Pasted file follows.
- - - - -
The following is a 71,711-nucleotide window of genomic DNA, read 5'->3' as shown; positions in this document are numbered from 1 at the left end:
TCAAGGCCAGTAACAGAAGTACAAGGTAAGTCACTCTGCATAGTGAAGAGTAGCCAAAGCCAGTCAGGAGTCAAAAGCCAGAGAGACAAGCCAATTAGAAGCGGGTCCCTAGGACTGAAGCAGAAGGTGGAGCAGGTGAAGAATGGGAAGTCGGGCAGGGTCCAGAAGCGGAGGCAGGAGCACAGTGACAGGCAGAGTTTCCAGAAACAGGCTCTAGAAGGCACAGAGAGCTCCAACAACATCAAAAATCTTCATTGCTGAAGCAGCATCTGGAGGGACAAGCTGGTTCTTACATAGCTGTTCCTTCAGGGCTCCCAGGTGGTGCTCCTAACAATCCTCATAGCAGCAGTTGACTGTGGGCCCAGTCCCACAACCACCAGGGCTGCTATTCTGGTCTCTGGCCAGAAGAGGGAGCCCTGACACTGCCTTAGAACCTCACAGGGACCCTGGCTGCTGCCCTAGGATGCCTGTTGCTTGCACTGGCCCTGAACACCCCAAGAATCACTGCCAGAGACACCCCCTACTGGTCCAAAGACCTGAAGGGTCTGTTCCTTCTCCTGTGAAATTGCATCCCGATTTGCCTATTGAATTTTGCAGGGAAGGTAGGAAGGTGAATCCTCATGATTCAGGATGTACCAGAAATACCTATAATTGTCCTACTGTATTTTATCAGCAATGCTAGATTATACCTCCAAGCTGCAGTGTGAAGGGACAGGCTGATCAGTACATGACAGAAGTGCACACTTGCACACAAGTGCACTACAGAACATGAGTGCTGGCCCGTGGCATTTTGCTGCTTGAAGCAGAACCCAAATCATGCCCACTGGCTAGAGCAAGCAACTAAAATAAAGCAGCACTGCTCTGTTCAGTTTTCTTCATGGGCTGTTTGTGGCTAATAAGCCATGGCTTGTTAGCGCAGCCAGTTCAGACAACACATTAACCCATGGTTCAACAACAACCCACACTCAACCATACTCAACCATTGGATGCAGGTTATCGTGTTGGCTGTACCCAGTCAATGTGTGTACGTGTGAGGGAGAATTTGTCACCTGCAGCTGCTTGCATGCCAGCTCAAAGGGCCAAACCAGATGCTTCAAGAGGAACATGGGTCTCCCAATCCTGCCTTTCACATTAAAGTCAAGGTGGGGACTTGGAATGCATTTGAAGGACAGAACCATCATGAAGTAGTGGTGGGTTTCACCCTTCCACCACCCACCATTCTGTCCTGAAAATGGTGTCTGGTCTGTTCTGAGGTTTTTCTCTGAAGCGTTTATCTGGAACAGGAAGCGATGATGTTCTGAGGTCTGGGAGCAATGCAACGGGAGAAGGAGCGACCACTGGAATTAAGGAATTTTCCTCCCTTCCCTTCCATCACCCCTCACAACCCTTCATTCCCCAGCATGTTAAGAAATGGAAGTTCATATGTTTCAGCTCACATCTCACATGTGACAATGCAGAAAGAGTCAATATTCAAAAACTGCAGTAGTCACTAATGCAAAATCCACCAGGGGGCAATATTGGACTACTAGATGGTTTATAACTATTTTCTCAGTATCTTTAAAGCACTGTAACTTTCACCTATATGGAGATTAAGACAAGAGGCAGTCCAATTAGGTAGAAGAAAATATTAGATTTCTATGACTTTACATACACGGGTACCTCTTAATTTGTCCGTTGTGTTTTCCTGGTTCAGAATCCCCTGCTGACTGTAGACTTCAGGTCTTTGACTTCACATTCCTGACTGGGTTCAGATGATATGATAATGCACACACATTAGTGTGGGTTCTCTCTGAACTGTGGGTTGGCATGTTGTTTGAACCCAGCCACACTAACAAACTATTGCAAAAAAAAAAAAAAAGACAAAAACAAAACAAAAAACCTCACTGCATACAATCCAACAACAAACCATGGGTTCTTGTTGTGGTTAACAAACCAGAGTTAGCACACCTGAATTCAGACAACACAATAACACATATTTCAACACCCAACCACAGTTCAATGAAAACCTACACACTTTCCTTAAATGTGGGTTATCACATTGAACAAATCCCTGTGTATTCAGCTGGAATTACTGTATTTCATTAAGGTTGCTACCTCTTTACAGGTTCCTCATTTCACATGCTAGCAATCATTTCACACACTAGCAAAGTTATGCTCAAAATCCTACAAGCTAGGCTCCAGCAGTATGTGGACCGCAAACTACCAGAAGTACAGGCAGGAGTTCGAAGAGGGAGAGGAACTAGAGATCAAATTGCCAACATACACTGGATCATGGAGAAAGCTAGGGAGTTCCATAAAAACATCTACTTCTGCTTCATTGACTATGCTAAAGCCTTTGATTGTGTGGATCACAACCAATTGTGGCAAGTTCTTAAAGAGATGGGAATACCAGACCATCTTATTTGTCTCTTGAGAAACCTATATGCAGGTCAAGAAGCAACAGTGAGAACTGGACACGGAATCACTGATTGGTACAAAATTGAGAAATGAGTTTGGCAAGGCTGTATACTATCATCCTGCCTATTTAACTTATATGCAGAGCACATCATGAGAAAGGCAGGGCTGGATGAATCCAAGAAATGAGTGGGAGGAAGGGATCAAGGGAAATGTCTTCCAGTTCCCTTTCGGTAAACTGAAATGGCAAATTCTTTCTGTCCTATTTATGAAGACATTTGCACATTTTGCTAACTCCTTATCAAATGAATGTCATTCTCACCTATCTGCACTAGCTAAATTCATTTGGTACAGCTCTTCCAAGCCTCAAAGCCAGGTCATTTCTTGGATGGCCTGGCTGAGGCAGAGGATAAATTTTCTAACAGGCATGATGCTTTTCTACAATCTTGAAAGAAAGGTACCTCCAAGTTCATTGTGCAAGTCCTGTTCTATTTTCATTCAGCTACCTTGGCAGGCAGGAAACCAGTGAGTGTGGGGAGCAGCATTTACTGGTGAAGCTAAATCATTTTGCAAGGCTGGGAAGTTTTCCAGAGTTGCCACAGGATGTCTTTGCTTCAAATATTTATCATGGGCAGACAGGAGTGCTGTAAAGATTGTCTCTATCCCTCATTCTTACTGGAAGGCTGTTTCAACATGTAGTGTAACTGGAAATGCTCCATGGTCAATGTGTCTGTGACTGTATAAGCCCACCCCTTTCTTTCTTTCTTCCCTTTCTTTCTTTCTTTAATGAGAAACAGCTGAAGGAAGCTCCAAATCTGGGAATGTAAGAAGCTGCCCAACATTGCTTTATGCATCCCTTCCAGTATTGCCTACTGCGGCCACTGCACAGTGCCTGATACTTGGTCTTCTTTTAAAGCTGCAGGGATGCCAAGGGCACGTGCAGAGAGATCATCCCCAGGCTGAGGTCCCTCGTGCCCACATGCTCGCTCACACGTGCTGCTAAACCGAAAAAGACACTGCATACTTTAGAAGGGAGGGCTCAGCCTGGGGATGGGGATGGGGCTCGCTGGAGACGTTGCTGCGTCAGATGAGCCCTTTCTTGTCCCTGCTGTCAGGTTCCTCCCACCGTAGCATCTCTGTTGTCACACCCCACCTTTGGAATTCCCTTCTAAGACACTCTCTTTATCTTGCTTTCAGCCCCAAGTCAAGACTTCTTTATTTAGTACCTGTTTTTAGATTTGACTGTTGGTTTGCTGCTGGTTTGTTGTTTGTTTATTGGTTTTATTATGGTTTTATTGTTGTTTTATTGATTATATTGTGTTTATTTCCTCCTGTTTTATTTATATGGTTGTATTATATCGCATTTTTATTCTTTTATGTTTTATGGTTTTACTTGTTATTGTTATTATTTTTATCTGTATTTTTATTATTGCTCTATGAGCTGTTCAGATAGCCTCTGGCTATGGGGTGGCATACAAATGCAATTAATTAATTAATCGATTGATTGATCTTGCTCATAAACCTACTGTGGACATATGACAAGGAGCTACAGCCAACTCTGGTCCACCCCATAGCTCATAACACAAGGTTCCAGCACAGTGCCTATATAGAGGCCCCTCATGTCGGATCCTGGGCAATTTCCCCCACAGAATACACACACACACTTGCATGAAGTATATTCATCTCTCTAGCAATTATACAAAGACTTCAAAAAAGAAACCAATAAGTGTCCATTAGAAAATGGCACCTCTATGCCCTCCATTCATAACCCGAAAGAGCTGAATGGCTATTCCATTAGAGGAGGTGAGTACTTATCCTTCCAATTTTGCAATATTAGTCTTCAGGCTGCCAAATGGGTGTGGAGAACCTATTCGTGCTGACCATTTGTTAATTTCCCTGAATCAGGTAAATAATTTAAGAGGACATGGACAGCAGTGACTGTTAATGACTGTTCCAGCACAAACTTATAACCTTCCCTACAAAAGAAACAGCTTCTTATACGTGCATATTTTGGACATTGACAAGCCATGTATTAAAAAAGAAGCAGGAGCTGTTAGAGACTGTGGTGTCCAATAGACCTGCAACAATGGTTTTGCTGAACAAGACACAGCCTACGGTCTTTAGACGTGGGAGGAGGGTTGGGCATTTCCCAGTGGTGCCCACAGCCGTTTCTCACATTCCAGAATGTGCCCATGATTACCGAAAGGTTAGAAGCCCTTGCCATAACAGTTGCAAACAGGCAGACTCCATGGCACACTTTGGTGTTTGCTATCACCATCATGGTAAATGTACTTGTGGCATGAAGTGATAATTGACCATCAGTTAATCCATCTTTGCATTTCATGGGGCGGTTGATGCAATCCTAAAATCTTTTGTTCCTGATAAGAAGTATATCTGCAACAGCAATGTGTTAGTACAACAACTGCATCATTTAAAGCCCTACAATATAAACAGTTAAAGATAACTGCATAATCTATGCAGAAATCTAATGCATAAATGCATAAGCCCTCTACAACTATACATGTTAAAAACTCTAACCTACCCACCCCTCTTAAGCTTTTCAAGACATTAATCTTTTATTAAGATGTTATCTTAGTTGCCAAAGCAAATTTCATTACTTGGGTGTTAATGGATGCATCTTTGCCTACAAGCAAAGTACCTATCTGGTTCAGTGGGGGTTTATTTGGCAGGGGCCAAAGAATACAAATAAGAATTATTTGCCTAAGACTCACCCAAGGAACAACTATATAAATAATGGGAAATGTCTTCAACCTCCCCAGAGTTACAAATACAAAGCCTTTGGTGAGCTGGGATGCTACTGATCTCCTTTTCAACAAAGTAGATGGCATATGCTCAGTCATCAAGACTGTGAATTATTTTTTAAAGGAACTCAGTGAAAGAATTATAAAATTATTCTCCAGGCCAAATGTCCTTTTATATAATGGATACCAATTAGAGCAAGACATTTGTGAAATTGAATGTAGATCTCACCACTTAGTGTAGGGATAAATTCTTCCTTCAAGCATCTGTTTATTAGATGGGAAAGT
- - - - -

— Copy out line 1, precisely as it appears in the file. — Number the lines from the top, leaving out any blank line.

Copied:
The following is a 71,711-nucleotide window of genomic DNA, read 5'->3' as shown; positions in this document are numbered from 1 at the left end: